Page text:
His greatest fear was that a major new conflict would erupt. The Prime Minister worried about the possibility of war with the Soviet Union, and had been pondering this since the summer of 1944. He remarked that once Germany was defeated, ‘what will lie between the white snows of Russia and the white cliffs of Dover?’ He asked his generals to devise plans for a Soviet attack on western Europe and the outbreak of a conflict that would see Britain and the United States ally with Germany. By early 1945, much of Churchill’s day-to-day business was consumed with the threat of the Red Army and its local proxies in a power vacuum. The ‘enormous Muscovite advance’ needed to be resisted, for it was ‘sweeping forward…on a front of 300 or 400 miles’. He believed that there was ‘very little’ prospect of averting a new World War, and claimed to be more fearful about the international situation than even in the late 1930s. This was a nightmarish vision of war without end, and Churchill believed that such a conflict might soon be forced upon Britain.

Far from not thinking ahead, as some have suspected, the Conservatives had clearly spent much time pondering the future. Ahead of the July 1945 general election, the party leaders presented these prognostications to the country. The first three section of the Conservative manifesto dealt with defence and strategic issues, reinforcing the primacy of foreign policy in Churchill’s mind. It also pledged to expand the social services with measures comparable to those Labour was outlining; but whereas Labour presented a positive vision for immediate action, Churchill’s party outlined a more incremental approach.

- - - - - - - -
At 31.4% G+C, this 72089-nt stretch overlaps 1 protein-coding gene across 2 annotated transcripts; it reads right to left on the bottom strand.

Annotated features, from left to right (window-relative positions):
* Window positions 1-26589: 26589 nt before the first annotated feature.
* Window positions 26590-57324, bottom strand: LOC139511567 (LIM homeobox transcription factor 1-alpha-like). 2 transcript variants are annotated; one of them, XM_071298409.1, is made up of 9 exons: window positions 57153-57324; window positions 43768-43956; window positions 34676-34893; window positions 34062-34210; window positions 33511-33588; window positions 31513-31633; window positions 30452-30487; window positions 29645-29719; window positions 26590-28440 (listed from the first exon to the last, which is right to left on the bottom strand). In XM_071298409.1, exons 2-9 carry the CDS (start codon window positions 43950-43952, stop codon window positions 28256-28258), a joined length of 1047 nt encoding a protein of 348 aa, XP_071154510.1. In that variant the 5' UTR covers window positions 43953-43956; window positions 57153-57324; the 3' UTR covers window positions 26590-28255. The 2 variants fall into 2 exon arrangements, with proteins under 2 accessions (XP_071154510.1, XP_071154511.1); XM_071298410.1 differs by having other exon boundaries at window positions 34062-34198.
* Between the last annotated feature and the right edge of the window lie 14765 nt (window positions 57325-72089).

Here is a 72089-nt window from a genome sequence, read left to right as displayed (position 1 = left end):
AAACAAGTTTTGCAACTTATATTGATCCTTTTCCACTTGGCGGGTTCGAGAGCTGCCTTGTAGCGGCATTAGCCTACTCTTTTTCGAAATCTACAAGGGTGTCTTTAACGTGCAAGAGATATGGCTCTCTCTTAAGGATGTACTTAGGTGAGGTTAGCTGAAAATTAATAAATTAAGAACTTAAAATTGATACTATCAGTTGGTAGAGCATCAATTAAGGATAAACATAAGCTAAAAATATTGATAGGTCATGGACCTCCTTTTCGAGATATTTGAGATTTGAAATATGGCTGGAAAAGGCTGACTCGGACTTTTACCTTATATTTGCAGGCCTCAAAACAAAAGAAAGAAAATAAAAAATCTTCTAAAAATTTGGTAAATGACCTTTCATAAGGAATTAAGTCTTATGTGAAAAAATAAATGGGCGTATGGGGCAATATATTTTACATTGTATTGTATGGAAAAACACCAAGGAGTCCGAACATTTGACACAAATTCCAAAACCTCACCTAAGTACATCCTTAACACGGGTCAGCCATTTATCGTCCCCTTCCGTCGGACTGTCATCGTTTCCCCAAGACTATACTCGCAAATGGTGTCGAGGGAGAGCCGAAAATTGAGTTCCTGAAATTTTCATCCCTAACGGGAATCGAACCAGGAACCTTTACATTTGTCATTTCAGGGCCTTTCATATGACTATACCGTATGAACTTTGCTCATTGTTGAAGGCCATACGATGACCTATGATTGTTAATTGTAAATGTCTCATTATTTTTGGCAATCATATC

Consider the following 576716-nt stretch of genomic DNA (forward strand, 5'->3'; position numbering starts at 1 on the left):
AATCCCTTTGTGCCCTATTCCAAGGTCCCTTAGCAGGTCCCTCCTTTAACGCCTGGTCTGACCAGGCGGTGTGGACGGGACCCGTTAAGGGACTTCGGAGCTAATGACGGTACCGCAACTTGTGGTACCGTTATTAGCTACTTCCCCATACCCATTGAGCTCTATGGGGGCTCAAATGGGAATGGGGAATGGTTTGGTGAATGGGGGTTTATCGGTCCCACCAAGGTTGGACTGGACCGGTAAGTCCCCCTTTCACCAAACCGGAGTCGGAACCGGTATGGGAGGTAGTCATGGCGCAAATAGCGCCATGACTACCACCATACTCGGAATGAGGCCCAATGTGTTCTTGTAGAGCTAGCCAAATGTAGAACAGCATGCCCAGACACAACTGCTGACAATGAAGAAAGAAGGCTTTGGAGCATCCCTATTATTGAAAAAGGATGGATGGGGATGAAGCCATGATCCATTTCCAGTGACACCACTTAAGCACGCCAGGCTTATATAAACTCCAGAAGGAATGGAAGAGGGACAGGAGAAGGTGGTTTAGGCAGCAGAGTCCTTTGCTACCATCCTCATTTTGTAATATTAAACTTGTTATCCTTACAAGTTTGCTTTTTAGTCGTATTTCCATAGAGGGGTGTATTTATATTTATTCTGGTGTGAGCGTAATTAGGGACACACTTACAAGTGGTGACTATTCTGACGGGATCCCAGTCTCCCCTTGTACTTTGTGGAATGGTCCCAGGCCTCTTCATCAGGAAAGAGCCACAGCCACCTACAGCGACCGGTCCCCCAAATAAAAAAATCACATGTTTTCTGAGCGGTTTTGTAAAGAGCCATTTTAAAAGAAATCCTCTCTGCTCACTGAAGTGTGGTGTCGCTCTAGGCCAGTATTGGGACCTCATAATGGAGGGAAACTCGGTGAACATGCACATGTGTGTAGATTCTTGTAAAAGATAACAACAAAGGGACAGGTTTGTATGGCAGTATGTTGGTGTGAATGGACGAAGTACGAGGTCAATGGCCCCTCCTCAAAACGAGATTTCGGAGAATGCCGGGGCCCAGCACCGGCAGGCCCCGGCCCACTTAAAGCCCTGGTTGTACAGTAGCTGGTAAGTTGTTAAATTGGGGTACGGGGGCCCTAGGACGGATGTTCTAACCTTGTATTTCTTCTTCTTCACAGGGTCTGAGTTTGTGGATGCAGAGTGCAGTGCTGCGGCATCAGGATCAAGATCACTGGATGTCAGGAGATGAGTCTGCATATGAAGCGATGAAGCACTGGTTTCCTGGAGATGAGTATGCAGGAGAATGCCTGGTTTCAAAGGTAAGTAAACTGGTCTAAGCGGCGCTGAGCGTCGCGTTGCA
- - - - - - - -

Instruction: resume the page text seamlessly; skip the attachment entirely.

The Conservative message was a bleak one. Perhaps unsurprisingly, it did not win the support of the electorate. Churchill feared that the public were being seduced into believing that ‘Eldorado’ lay just around the corner, and attempted to be frank with the country about the challenges he believed that it faced. The result was an electoral disaster. Irrespective of the conclusions we may draw about the validity of Churchill’s specific assessments, there is an important question here: in the cut-and-thrust of democratic elections, can the public bear to hear grave tidings?

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Note: the above draws on the author’s published work in Historical Research. (DOI: 10.1111/1468-2281.12194.)

About the Author

Robert Crowcroft is a Senior Lecturer in History at the University of Edinburgh.

 

 

 

Image credit: public domain/wikimedia commons.